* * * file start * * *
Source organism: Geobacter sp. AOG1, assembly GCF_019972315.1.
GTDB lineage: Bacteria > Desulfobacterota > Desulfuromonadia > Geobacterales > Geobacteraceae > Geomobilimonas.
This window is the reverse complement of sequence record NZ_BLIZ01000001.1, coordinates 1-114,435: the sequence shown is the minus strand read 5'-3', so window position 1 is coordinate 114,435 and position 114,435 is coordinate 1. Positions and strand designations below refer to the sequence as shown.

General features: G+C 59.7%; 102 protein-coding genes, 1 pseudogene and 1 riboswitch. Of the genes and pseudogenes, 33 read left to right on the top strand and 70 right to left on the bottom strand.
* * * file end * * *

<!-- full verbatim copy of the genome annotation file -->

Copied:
Source organism: Geobacter sp. AOG1, assembly GCF_019972315.1.
GTDB lineage: Bacteria > Desulfobacterota > Desulfuromonadia > Geobacterales > Geobacteraceae > Geomobilimonas.
This window is the reverse complement of sequence record NZ_BLIZ01000001.1, coordinates 1-114,435: the sequence shown is the minus strand read 5'-3', so window position 1 is coordinate 114,435 and position 114,435 is coordinate 1. Positions and strand designations below refer to the sequence as shown.

General features: G+C 59.7%; 102 protein-coding genes, 1 pseudogene and 1 riboswitch. Of the genes and pseudogenes, 33 read left to right on the top strand and 70 right to left on the bottom strand.